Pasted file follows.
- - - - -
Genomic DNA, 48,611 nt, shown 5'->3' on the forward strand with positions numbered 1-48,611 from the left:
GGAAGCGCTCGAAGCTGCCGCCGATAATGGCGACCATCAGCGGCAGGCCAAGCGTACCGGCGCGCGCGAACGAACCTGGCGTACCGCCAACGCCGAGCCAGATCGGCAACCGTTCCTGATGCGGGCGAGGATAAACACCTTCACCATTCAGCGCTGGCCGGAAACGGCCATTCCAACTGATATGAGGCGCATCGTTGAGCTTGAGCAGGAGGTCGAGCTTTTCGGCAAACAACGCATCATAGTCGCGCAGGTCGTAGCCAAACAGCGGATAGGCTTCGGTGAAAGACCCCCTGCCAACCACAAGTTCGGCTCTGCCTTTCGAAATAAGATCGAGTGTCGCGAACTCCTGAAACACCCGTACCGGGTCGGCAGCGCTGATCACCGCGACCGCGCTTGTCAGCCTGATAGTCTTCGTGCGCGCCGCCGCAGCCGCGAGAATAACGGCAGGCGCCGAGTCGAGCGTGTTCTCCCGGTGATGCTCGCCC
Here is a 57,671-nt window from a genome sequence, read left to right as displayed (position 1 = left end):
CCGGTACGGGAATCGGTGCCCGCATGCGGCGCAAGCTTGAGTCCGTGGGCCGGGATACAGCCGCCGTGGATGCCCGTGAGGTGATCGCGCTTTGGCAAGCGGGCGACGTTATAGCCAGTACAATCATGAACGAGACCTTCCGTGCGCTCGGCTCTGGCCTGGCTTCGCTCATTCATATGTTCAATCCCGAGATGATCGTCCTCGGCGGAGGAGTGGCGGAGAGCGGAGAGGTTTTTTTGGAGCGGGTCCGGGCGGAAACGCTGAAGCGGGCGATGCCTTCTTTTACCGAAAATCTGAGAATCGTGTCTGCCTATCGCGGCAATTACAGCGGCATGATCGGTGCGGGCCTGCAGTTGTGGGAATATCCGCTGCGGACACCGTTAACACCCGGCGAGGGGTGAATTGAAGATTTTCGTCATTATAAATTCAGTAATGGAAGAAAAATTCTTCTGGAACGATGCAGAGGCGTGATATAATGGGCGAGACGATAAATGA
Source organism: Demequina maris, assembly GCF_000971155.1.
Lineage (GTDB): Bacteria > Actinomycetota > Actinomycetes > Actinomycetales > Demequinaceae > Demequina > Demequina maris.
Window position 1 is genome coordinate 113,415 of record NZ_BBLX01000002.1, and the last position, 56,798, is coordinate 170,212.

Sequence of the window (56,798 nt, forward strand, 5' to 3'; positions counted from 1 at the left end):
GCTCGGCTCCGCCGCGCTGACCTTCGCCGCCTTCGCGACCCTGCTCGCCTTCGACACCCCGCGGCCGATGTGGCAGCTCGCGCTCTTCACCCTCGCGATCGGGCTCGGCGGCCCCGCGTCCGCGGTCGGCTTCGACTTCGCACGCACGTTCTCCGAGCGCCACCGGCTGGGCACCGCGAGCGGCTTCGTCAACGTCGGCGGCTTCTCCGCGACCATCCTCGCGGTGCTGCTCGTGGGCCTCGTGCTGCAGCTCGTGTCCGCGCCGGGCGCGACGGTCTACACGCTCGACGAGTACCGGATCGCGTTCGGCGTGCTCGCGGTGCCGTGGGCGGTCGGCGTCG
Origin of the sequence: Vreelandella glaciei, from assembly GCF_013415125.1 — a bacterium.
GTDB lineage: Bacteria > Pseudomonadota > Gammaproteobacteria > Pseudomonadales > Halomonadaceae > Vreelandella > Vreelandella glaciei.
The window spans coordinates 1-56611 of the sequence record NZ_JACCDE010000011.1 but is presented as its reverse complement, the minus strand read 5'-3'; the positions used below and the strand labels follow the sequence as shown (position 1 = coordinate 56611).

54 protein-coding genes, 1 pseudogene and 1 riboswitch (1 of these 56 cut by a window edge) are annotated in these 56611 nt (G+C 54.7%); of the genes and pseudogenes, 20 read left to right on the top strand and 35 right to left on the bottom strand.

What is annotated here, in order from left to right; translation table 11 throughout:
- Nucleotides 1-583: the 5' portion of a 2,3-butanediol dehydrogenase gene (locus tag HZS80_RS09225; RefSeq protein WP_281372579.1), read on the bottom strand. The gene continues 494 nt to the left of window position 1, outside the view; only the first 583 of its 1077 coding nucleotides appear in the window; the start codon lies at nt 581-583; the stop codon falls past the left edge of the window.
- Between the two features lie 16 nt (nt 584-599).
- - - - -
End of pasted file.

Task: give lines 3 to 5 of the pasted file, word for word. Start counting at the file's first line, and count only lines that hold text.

Here is a 57,671-nt window from a genome sequence, read left to right as displayed (position 1 = left end):
CCGGTACGGGAATCGGTGCCCGCATGCGGCGCAAGCTTGAGTCCGTGGGCCGGGATACAGCCGCCGTGGATGCCCGTGAGGTGATCGCGCTTTGGCAAGCGGGCGACGTTATAGCCAGTACAATCATGAACGAGACCTTCCGTGCGCTCGGCTCTGGCCTGGCTTCGCTCATTCATATGTTCAATCCCGAGATGATCGTCCTCGGCGGAGGAGTGGCGGAGAGCGGAGAGGTTTTTTTGGAGCGGGTCCGGGCGGAAACGCTGAAGCGGGCGATGCCTTCTTTTACCGAAAATCTGAGAATCGTGTCTGCCTATCGCGGCAATTACAGCGGCATGATCGGTGCGGGCCTGCAGTTGTGGGAATATCCGCTGCGGACACCGTTAACACCCGGCGAGGGGTGAATTGAAGATTTTCGTCATTATAAATTCAGTAATGGAAGAAAAATTCTTCTGGAACGATGCAGAGGCGTGATATAATGGGCGAGACGATAAATGA
Source organism: Demequina maris, assembly GCF_000971155.1.